COLLEGE PARK — On their recent media day, some of the Maryland basketball players made like heavyweight boxers, flexing their biceps and striking poses of exaggerated toughness for photographers.
But not Jake Layman.
"Want me to smile?" Layman asked politely. He spoke so softly that a camera man had to strain to hear him.
It's not that Layman, a 6-foot-8 freshman, doesn't have loads of ability and ambition. He's an integral part of a promising freshman class that will debut when the Terps host Indiana University of Pennsylvania in an exhibition game Friday night.
It's just that, off the court, the forward is unassuming and deferential. The sense from Layman and his coaches is that there is a ferocious basketball player lurking inside of him and waiting to be released — and it's Maryland's job to prod it out of him.
"If you put him in a room with 100 kids, you would never guess who the Division I basketball player is," said Sean McInnis, Layman's former coach at King Phillip Regional High School in Massachusetts.
Layman said basketball has long been his refuge — a medium in which he feels comfortable expressing himself. He not only played in high school, but periodically spent weekend days mentoring kids and teaching them the game.
"I was always usually a quiet kid," he said. "Basketball is my time to show I can go crazy on the court if I want to."
He particularly loves to dunk. Invited to try out over the summer for the U.S. Under-18 team, Layman said he didn't quite feel like himself until a big dunk.
"It was in one of our scrimmages. I had a dunk on [Auburn-bound] Shaq Johnson, and that really got my confidence up and I started to play well," said Layman, who made the team.
His Maryland teammates say they have seen glimpses of Layman's potential in practices.
"He's probably one of the most athletic [small forwards] I've ever seen for 6-8," said teammate Charles Mitchell, also a 6-8 freshman. "He can shoot it, he can dribble it, he can post up. He can do everything a [power forward] can do, but he's more versatile because he can play the wing as well. He's like [former Duke forward] Kyle Singler, but way more athletic."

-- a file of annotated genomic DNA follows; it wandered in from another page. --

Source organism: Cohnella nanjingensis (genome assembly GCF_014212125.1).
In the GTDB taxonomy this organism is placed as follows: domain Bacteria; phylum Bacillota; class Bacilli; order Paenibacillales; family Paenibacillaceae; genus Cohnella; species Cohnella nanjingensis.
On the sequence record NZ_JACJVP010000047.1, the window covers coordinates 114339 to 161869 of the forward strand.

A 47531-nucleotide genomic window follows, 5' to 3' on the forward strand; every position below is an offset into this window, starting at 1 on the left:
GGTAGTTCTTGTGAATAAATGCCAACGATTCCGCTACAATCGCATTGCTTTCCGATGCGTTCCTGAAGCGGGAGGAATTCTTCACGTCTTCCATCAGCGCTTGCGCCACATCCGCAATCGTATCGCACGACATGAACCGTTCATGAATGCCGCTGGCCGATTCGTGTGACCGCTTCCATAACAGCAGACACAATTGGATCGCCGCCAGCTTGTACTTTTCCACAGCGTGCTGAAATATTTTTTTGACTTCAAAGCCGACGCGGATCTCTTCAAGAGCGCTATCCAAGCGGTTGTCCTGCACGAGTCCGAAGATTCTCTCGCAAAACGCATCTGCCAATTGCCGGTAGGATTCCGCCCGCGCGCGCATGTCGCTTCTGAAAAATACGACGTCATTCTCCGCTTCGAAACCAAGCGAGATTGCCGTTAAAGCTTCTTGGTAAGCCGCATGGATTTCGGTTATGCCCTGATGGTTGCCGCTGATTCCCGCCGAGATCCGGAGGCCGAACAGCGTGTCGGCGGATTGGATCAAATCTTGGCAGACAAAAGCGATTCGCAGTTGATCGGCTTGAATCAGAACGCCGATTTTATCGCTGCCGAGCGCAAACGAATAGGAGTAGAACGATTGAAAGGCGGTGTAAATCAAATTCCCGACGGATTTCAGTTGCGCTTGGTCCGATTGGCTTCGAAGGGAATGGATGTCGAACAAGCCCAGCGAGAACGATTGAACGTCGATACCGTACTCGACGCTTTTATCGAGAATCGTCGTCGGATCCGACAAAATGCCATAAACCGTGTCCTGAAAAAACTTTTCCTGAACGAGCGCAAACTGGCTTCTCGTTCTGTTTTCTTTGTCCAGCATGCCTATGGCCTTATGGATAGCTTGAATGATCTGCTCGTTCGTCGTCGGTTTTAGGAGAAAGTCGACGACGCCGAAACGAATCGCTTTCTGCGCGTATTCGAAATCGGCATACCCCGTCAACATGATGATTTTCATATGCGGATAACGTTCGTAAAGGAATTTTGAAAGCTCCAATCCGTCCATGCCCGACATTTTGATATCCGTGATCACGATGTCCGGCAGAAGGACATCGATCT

While Mitchell and several other Terps lost weight in the offseason to gain mobility, Layman said he has added 12 pounds — he now weighs about 202 — so he can avoid being pushed around in the Atlantic Coast Conference.
"Don't let him fool you," said teammate Shaquille Cleare, a bulky, 6-9 freshman. "Jake knows how to get down and dirty. He's going to become one of the top small forwards in the ACC."
But Layman said he's not quite ready to play down low in practice with Cleare, who weighs about 270.
"He's the biggest guy I've ever seen. He's just a monster down there," Layman said.
Layman is trying to broaden his game. He wants to become more aggressive and improve his dribbling, which he knows would enhance his NBA prospects.
"I saw Jake Layman play a great deal in high school," said former Virginia Tech coach Seth Greenberg, now an analyst for ESPN. "He's a wiry, sneaky quick athlete who has the ability to shoot it with range. He needs to be able to get it off a little quicker. But he's a terrific defender — he's got quick feet and he's long."
Layman was recruited by Florida and Louisville, among other schools. His comfort level with Maryland derived partly because his father's family is from the Randallstown and Bel Air areas. It didn't hurt that Maryland assistant coach Scott Spinelli is from Massachusetts and knows the state well.
"Him talking about some of the same places I knew in Mass — it was cool," Layman said. "I had kind of a homey feel with him."
Terps head coach Mark Turgeon considers Layman an ideal basketball student — a coachable freshman still finding his identity.
"He is quiet, unassuming, shy — not sure of himself around adults, maybe. I think when he's around his peers, he's a little more outgoing," Turgeon said. "That's what's great about coaching college. You get these kids and you get to work with them."
Turgeon said the college game "is moving too fast for Jake right now. But he gets more comfortable every day. And his upside is tremendous." The coach compared hisLayman's game to those of former NBA forwards Bobby Jones and Tom Chambers.
Layman was asked recently what NBA player he hoped to emulate.
Characteristically, Layman did not select a big star. Rather, he picked a Houston Rockets forward who was a second-round pick and averaged 9.5 points per game last season.